It was perfect weather and pleasantly warm. Consequently, the beach was very crowded. And also Reid’s Farm, our campground for the night, was similarly crowded. We were there early enough to still find a spot next to the Waikato river. Sam and Max could not resist to take a dip in the clear water and Sam even swam against the current which exactly matched his swimming speed. What a great sunny day. So there is nice weather in NZ after all!

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While our spot along the river was indeed very scenic, it did put a damper on our enthusiasm that every half an hour one of the drinking backpackers decided to relieve himself in the river. Seeing this and how many of the other campers behaved, we do understand why many freedom camping sites in NZ get closed. It’s sad to see that many people do not honor the luxury of being able to camp for free and fail to return the favor by following even the simplest rules.
We got up early enough to see the early morning fog raising above the river. As soon as the fog had vanished and the sun was coming through, we were on our way to Huka Falls – the impressive and probably most visited natural highlight of a trip to NZ. We were not surprised that there were busloads of tourists around. At least, the viewpoints were designed in such a way that it was possible to admire the falls without having anyone else blocking the view.

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Our next stop was a Waikirei Terraces, which is a nice little spa using the hot thermal water discharged by a close by spring. We took the walk around and were reminded so much of what we had seen in Yellowstone a couple of months earlier. But the Maori carvings helped to remind us that we were on a different continent after all.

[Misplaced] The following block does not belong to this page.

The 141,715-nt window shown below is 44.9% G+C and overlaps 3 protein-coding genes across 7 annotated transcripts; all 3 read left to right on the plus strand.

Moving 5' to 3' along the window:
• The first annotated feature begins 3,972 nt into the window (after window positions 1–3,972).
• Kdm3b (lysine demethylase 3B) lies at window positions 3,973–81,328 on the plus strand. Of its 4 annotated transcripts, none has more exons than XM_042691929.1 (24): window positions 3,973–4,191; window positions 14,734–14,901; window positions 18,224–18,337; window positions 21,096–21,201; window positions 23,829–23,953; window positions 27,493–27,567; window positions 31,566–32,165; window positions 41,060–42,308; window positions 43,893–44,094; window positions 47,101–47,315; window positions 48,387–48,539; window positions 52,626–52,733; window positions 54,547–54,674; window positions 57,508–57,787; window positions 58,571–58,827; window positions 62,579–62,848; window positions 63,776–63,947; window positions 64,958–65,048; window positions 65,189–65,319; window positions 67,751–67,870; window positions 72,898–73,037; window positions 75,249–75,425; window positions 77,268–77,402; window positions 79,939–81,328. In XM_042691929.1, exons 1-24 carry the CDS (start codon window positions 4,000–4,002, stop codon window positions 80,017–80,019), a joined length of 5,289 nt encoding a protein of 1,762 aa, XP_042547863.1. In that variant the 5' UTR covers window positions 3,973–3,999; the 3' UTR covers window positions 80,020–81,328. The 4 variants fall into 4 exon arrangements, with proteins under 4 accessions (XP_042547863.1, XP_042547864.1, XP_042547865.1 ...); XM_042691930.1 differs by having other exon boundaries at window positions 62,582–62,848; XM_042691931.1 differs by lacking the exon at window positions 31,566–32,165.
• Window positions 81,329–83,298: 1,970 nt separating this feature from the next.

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From there we headed further into the valley to the Waikirei boreholes viewing platform. In total, there are over 160 boreholes to source the geothermal power plant a bit further down by the Waikato river. It was impressive to see how many pipes led down the valley with all kinds of appliances helping to control pressure and flow of the hot water.

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Having seen the sheer extent of how geothermal energy is being used and knowing that there are seven more of these geothermal power plants in the surroundings, it is not surprising that as a result places like the Waikirei Thermal Valley are seeing the effects. We liked the walk anyhow and all over the place it was steaming and boiling. And with the laser thermometer we had been given at the entrance, we were able to check temperatures ourselves. That was fun for Sam and Max alike. And I had fun watching the two of them. Still, it seems that the valley has lost much of its appeal since reduced water levels changed the dynamics and none of the previously 15 geysers is active anymore.

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The other attraction of the place were the animals. We got to feed the chicken, fowls and peacocks until eventually Max was overwhelmed by how vigorously they requested more food. The sheep, goats, rabbits and lamas were much more laid back, but happy to be fed none the less.

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Otmar had recommended to us that we visit the Taupo bike park. And indeed, Max enjoyed again having a dirt track to ride on and try his skills at doing bunny hops. While he rode and I watched, Sam took a quick dip in the hot waters springs down where it meets the cooler waters of the Waikato River.